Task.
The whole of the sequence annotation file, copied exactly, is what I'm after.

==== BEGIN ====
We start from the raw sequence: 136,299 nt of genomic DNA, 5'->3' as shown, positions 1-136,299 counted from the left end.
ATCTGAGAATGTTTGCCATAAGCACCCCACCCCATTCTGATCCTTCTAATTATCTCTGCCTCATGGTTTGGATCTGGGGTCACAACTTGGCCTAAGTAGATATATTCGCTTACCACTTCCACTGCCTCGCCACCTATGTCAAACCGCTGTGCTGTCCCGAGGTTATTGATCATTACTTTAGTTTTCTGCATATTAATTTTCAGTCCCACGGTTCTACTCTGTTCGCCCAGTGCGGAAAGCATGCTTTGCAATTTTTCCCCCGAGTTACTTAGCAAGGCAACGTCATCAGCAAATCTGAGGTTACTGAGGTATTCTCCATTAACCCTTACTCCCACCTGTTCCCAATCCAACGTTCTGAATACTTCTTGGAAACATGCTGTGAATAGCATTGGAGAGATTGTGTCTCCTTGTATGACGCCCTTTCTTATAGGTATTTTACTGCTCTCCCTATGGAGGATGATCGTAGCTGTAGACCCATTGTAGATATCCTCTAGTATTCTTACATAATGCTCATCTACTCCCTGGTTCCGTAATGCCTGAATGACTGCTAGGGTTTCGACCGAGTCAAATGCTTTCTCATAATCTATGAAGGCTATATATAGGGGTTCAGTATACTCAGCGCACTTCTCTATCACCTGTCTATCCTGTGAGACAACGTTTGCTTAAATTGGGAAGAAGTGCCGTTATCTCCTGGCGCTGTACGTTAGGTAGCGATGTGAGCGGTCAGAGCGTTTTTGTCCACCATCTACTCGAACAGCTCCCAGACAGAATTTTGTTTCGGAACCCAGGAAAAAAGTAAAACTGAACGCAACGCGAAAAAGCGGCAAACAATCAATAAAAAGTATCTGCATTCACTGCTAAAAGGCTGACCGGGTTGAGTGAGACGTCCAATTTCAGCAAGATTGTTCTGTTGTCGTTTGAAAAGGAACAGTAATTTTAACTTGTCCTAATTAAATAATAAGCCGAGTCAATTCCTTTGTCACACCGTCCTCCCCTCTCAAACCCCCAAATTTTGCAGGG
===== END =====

We start from the raw sequence: 136,299 nt of genomic DNA, 5'->3' as shown, positions 1-136,299 counted from the left end.
ATCTGAGAATGTTTGCCATAAGCACCCCACCCCATTCTGATCCTTCTAATTATCTCTGCCTCATGGTTTGGATCTGGGGTCACAACTTGGCCTAAGTAGATATATTCGCTTACCACTTCCACTGCCTCGCCACCTATGTCAAACCGCTGTGCTGTCCCGAGGTTATTGATCATTACTTTAGTTTTCTGCATATTAATTTTCAGTCCCACGGTTCTACTCTGTTCGCCCAGTGCGGAAAGCATGCTTTGCAATTTTTCCCCCGAGTTACTTAGCAAGGCAACGTCATCAGCAAATCTGAGGTTACTGAGGTATTCTCCATTAACCCTTACTCCCACCTGTTCCCAATCCAACGTTCTGAATACTTCTTGGAAACATGCTGTGAATAGCATTGGAGAGATTGTGTCTCCTTGTATGACGCCCTTTCTTATAGGTATTTTACTGCTCTCCCTATGGAGGATGATCGTAGCTGTAGACCCATTGTAGATATCCTCTAGTATTCTTACATAATGCTCATCTACTCCCTGGTTCCGTAATGCCTGAATGACTGCTAGGGTTTCGACCGAGTCAAATGCTTTCTCATAATCTATGAAGGCTATATATAGGGGTTCAGTATACTCAGCGCACTTCTCTATCACCTGTCTATCCTGTGAGACAACGTTTGCTTAAATTGGGAAGAAGTGCCGTTATCTCCTGGCGCTGTACGTTAGGTAGCGATGTGAGCGGTCAGAGCGTTTTTGTCCACCATCTACTCGAACAGCTCCCAGACAGAATTTTGTTTCGGAACCCAGGAAAAAAGTAAAACTGAACGCAACGCGAAAAAGCGGCAAACAATCAATAAAAAGTATCTGCATTCACTGCTAAAAGGCTGACCGGGTTGAGTGAGACGTCCAATTTCAGCAAGATTGTTCTGTTGTCGTTTGAAAAGGAACAGTAATTTTAACTTGTCCTAATTAAATAATAAGCCGAGTCAATTCCTTTGTCACACCGTCCTCCCCTCTCAAACCCCCAAATTTTGCAGGG